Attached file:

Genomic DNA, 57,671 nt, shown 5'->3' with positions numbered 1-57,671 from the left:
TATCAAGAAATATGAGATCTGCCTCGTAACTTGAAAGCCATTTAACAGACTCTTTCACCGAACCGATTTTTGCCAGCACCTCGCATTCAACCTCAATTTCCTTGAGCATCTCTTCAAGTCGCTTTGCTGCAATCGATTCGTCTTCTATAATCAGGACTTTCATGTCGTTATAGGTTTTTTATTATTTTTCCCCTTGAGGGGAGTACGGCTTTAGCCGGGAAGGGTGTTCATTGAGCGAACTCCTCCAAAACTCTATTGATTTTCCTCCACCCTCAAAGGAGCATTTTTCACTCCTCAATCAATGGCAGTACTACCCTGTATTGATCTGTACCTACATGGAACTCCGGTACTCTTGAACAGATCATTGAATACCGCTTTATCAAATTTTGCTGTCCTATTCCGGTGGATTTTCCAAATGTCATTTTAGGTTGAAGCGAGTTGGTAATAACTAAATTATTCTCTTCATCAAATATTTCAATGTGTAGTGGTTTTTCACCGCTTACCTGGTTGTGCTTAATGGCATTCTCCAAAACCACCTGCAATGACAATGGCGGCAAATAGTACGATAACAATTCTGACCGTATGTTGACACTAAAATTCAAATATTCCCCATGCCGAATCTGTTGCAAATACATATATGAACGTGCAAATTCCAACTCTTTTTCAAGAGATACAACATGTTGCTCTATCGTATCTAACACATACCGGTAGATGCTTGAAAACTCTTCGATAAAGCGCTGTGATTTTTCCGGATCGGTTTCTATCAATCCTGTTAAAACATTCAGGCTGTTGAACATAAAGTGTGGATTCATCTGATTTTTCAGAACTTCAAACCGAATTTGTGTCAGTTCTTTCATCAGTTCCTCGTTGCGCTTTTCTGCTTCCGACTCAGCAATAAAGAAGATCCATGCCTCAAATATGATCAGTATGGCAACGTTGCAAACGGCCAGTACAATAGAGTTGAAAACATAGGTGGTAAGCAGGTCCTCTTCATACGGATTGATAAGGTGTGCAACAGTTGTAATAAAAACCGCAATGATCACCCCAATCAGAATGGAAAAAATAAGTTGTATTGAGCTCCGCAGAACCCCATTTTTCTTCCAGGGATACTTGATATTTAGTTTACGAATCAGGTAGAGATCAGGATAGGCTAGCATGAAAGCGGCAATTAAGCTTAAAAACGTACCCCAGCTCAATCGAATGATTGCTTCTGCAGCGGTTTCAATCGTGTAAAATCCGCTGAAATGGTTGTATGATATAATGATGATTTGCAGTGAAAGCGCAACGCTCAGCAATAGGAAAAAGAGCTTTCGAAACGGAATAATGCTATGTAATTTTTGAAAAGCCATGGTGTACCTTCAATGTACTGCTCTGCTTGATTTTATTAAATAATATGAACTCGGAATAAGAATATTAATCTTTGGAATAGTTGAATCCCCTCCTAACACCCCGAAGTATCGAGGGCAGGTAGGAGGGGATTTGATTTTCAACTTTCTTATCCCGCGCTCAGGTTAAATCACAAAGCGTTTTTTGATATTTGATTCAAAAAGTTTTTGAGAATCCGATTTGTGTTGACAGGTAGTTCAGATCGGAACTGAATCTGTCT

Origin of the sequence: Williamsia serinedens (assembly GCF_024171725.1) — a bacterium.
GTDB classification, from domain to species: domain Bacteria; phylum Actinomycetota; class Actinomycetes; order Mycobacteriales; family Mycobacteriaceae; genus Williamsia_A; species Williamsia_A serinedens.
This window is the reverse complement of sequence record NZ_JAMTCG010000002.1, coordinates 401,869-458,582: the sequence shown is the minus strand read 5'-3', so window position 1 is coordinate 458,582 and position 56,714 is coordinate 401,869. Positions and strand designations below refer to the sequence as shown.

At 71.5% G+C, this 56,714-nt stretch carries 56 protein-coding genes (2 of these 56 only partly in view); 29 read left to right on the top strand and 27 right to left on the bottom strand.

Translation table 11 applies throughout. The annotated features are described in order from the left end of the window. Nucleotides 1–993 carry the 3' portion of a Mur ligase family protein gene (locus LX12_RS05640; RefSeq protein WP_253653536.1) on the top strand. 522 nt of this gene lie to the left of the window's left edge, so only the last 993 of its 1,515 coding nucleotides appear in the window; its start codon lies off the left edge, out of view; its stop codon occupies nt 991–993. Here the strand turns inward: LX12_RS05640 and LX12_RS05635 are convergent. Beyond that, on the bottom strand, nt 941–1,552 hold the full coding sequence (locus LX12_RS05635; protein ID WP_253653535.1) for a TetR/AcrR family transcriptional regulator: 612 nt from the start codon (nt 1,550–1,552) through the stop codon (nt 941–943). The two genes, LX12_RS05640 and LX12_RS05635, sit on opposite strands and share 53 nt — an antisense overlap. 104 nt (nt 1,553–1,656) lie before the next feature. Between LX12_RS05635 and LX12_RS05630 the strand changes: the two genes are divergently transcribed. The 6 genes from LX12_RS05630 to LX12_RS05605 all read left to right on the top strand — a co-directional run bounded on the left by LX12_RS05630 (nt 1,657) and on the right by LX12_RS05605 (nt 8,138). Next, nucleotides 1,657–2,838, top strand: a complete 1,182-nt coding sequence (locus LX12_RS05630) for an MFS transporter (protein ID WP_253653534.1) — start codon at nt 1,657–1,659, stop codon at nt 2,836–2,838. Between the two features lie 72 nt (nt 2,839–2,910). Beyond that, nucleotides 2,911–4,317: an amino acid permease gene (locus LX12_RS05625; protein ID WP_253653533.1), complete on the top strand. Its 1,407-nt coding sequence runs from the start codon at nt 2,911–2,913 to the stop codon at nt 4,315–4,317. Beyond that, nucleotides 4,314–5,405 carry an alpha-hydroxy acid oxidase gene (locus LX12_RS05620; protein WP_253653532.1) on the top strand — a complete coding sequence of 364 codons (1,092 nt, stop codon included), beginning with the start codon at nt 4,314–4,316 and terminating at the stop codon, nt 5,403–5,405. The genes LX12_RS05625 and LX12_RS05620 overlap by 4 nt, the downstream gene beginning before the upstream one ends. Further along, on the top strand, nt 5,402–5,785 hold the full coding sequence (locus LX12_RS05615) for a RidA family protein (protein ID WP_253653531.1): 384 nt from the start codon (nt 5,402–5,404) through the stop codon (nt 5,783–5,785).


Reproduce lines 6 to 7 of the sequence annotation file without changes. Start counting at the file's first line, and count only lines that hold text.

At 71.5% G+C, this 56,714-nt stretch carries 56 protein-coding genes (2 of these 56 only partly in view); 29 read left to right on the top strand and 27 right to left on the bottom strand.

Translation table 11 applies throughout. The annotated features are described in order from the left end of the window. Nucleotides 1–993 carry the 3' portion of a Mur ligase family protein gene (locus LX12_RS05640; RefSeq protein WP_253653536.1) on the top strand. 522 nt of this gene lie to the left of the window's left edge, so only the last 993 of its 1,515 coding nucleotides appear in the window; its start codon lies off the left edge, out of view; its stop codon occupies nt 991–993. Here the strand turns inward: LX12_RS05640 and LX12_RS05635 are convergent. Beyond that, on the bottom strand, nt 941–1,552 hold the full coding sequence (locus LX12_RS05635; protein ID WP_253653535.1) for a TetR/AcrR family transcriptional regulator: 612 nt from the start codon (nt 1,550–1,552) through the stop codon (nt 941–943). The two genes, LX12_RS05640 and LX12_RS05635, sit on opposite strands and share 53 nt — an antisense overlap. 104 nt (nt 1,553–1,656) lie before the next feature. Between LX12_RS05635 and LX12_RS05630 the strand changes: the two genes are divergently transcribed. The 6 genes from LX12_RS05630 to LX12_RS05605 all read left to right on the top strand — a co-directional run bounded on the left by LX12_RS05630 (nt 1,657) and on the right by LX12_RS05605 (nt 8,138). Next, nucleotides 1,657–2,838, top strand: a complete 1,182-nt coding sequence (locus LX12_RS05630) for an MFS transporter (protein ID WP_253653534.1) — start codon at nt 1,657–1,659, stop codon at nt 2,836–2,838. Between the two features lie 72 nt (nt 2,839–2,910). Beyond that, nucleotides 2,911–4,317: an amino acid permease gene (locus LX12_RS05625; protein ID WP_253653533.1), complete on the top strand. Its 1,407-nt coding sequence runs from the start codon at nt 2,911–2,913 to the stop codon at nt 4,315–4,317. Beyond that, nucleotides 4,314–5,405 carry an alpha-hydroxy acid oxidase gene (locus LX12_RS05620; protein WP_253653532.1) on the top strand — a complete coding sequence of 364 codons (1,092 nt, stop codon included), beginning with the start codon at nt 4,314–4,316 and terminating at the stop codon, nt 5,403–5,405. The genes LX12_RS05625 and LX12_RS05620 overlap by 4 nt, the downstream gene beginning before the upstream one ends. Further along, on the top strand, nt 5,402–5,785 hold the full coding sequence (locus LX12_RS05615) for a RidA family protein (protein ID WP_253653531.1): 384 nt from the start codon (nt 5,402–5,404) through the stop codon (nt 5,783–5,785).